. Her father, Effort, Household Adjustment, Political Rea man of great ability and of the highest form, Industrial Amelioration, or Educacharacter, was prominent in State politics, holding the office of State Senator for many years.

After her graduation from Rockford College (of Rockford, Illinois), Miss Addams made two extended European journeys, during which time she carefully studied the Toynbee Hall movement inaugurated by Canon Barnett in the East End, London, together with its numerous aids for the amelioration of the condition of the surIn September

, 1889, she and Miss Ellen Gates Starr went to live at 335 South Halsted Street, Chicago, a district settled largely by hard-working foreigners, Jews, Italians, and Irish predominating in numbers. The place was a convenient center for the work that Miss Addams had in mind to do, work based upon the creed that social service to those destitute of social privilege

The growth of Hull-House settlement covering an entire block, it is the seat of various activities, which, emanating from every week, who avail themselves of the

rounding poor.

(SEE PAGE 1521.... THE GREAT FRENCH PAINTER, WHO DIET) MAY 26. BY BENJAMIN CONSTANT. Tud ny the umbrella-of-state, and attended by thin court, has ridden on on

1494 burnous or hooded clouk, contirveġ his fallen enemies. • THE LAST REBELS." The Emir o tome African state, woring the

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must be personal service.

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MISS JANE ADDAMS.

tional Methods; for the underlying basis of present procedure is often a denial and insult to Democracy.

The most valuable of these studies, because the most inclusive and dealing with the broadest average of humanity and its

hicket book on “Democracy and Social identificades athena gome fentitlen 't Industrien

1495

zens' committee which labored with Mr. of people; it protests against the academic Pullman in the vain endeavor to induce standards of education for persons whose him to submit to arbitration the dispute lives are to be industrial; it protests against in which the strike originated. That his the injustices that pertain between domestics toric contest is presented in the most tem and their employers in the matters of inperate and impartial manner possible, but definite duties, unlimited hours and the she stands unflinchingly for the social good sundering of family ties. and voices the demand that in our social The book would extend Democracy berelations the individual must be willing to yond its merely political expression; it says lose the sense of personal achievement and "you must live the life of those you would shall be content to realize his activity only serve, for action is indeed the sole medium in connection with the activity of the many. of expression for ethics.” A careful reading Nearly twenty centuries ago Marcus of this book emphasizes the thought that one Aurelius wrote: “That which is not for individual can put into words within sinall the interest of the whole swarm is not for compass what will take millions of men centhe interest of a single bee." Miss Addams' turies to carry out. It is the doing of great experiments in her attempt to add the so things that takes time; at least for huinan cial function to Democracy led her to say: beings. Men have spent six thousand years “We have learned to say that the good must in trying to rebuild the social part of the be extended to all of society before it can world, but the work is not yet complete. be held secure by any one person or any one Lecky, maintains, in his “Rationalism in Euclass; but we must learn to add to that rope, that no great and radical social statement, that unless all men and all classes change ever takes place except by a gradcontribute to a good, we cannot even be ual, silent, undemonstrative preparation for sure that it is worth having.”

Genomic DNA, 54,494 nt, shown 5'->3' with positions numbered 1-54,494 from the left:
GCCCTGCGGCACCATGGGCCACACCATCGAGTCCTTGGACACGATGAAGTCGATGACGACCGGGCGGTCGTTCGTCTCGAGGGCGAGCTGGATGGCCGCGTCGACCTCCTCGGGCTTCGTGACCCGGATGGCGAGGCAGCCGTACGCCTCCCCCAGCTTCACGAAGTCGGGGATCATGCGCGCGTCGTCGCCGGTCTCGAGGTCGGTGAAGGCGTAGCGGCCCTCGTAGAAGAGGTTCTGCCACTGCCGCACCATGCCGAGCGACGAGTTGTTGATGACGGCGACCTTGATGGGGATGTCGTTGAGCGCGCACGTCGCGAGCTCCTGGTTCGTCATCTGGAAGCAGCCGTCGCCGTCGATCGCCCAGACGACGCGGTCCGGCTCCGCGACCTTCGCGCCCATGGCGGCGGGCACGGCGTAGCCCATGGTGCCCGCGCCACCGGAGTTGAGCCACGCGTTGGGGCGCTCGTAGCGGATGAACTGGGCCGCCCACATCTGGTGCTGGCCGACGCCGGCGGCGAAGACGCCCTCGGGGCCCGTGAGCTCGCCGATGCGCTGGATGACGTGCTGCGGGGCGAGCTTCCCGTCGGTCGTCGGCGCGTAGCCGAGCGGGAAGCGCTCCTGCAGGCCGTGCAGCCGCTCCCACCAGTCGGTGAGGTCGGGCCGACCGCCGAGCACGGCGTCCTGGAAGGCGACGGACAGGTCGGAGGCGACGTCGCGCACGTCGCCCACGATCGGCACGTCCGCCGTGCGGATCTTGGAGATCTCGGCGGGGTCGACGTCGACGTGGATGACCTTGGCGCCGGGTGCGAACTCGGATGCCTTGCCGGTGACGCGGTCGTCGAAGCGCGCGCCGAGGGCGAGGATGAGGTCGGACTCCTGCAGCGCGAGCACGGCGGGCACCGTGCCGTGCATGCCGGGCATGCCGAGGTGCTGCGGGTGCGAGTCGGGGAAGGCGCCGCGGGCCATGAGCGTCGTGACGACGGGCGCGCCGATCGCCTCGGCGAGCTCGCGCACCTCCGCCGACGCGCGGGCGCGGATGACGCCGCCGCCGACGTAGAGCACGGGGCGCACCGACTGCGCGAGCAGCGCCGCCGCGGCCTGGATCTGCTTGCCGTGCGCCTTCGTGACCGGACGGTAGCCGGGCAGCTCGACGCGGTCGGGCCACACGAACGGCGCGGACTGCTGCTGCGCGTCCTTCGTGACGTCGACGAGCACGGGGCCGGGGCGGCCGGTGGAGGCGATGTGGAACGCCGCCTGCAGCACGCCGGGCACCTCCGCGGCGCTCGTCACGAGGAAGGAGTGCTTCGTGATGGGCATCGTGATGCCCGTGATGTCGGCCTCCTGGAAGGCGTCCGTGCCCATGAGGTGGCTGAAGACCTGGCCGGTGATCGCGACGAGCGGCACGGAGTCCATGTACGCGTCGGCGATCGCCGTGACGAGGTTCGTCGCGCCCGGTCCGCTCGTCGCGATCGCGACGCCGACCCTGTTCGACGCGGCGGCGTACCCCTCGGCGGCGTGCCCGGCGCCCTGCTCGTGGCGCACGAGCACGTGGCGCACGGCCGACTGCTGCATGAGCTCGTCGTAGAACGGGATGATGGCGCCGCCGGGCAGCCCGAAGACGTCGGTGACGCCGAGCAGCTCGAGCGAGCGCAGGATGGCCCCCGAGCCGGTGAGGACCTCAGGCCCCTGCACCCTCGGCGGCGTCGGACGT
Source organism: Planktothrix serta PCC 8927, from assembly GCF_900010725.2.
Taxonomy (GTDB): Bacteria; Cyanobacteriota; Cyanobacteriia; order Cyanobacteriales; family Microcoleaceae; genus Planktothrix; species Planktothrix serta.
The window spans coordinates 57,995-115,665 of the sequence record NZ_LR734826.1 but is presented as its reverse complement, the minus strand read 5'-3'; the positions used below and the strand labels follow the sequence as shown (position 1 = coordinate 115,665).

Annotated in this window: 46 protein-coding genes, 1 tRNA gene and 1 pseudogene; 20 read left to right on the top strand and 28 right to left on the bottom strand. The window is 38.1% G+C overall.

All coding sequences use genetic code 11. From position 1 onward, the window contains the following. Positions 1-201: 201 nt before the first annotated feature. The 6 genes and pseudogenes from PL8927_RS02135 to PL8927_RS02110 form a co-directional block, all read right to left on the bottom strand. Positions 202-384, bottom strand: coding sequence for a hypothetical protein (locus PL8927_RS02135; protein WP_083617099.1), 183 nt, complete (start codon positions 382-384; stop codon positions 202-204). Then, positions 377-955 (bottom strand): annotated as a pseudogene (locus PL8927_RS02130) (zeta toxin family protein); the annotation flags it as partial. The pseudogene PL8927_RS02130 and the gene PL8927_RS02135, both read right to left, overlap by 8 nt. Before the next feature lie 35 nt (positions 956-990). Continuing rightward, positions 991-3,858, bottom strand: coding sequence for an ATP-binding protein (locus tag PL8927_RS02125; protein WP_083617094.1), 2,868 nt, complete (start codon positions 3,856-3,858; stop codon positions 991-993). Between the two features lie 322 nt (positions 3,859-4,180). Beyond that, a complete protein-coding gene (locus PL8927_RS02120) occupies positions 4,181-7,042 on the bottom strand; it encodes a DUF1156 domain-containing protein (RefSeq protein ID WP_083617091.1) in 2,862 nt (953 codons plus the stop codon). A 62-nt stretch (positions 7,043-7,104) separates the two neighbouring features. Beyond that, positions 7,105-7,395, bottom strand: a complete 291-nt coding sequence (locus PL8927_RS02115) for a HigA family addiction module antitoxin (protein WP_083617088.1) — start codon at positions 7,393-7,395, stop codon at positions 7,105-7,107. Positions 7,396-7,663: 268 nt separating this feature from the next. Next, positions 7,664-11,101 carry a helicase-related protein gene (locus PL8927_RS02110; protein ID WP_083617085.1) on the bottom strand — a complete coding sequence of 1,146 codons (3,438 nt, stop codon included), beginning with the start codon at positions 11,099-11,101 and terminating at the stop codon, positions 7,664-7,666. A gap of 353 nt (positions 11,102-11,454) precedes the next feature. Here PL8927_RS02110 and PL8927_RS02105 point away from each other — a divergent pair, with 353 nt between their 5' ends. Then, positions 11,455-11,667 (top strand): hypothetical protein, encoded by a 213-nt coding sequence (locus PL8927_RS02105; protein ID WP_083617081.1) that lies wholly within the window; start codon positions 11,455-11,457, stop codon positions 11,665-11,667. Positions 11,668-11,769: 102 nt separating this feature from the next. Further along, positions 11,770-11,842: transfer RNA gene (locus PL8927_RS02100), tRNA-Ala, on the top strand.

it in the public mind. That preparation is It is Socialism that Miss Addams being made now for the new conception of preaches, but it is Catholic Socialism, that

Democracy. is, all-round Socialism. Socialism that is The Idea is abroad. It is a reasonable not hemmed in by conventional, artificial and idea, and being reasonable, here and there narrow bounds; Socialism that takes in and everywhere, it seizes upon a reasoning everything; Socialism that leaves nobody mind and compels it into adherence and out. She insists that there are not two kinds then into action. It is in the schools; it of folks, except in their point of view ; she cries in legislative halls; it demonstrates itinsists that we are all commoners; that the self to men of business enterprise; it apdifferences are only incidents and accidents; peals through morals; it applies in its behalf that all men are of essentially the same the sanctions of religion; and it will become stuff; and that the stuff is woven substan universal to regard Democracy "not merely tially on the same form.

She recognizes as a sentiment which desires the well-being with Carlyle that all possess "the same of all men, nor yet as a creed which believes great Need, great Greed and little Faculty,' in the essential dignity and equality of all and all are, therefore, candidates for so men, but as that which affords a ruie of cial betterment, and that there should be a living as well as a test of faith.” continual effort to attain an ethical stand "Democracy and Social Ethics" is the ard.

gospel of The Open Road: “To know the This large toleration finds reiterated ex universe itself as a road, as many roads, as pression in every chapter of "Democracy roads for traveling souls.” In this vast proand Social Ethics.” It realizes that legisla- cession of souls along the Open Road all are tion amounts to little till it becomes the there—the old, the young, the good, the bad, practical voicing of an aroused public con the wise, the foolish, the weak, the strong, science; till the enactments rest on moral the sad, the gay-all are pressing forward in convictions that the duty of the hour is to the belief that they are journeying toward bring man nearer to man, to bridge the gulf something greater and something better between rich and poor, so that they shall than they have ever known,

We shall folmeet as citizens without regard to their

low after the great companions, and whomoccupation; it protests protests against social

soever we meet on the Road shall be our ostracism; it considers that zeal mistaken neighbor. This is the pith of the message which spends its energy in offering aid to in “Democracy and Social Ethics." workmen as such, or, in fact, to any “class"

Eva V. Carlin.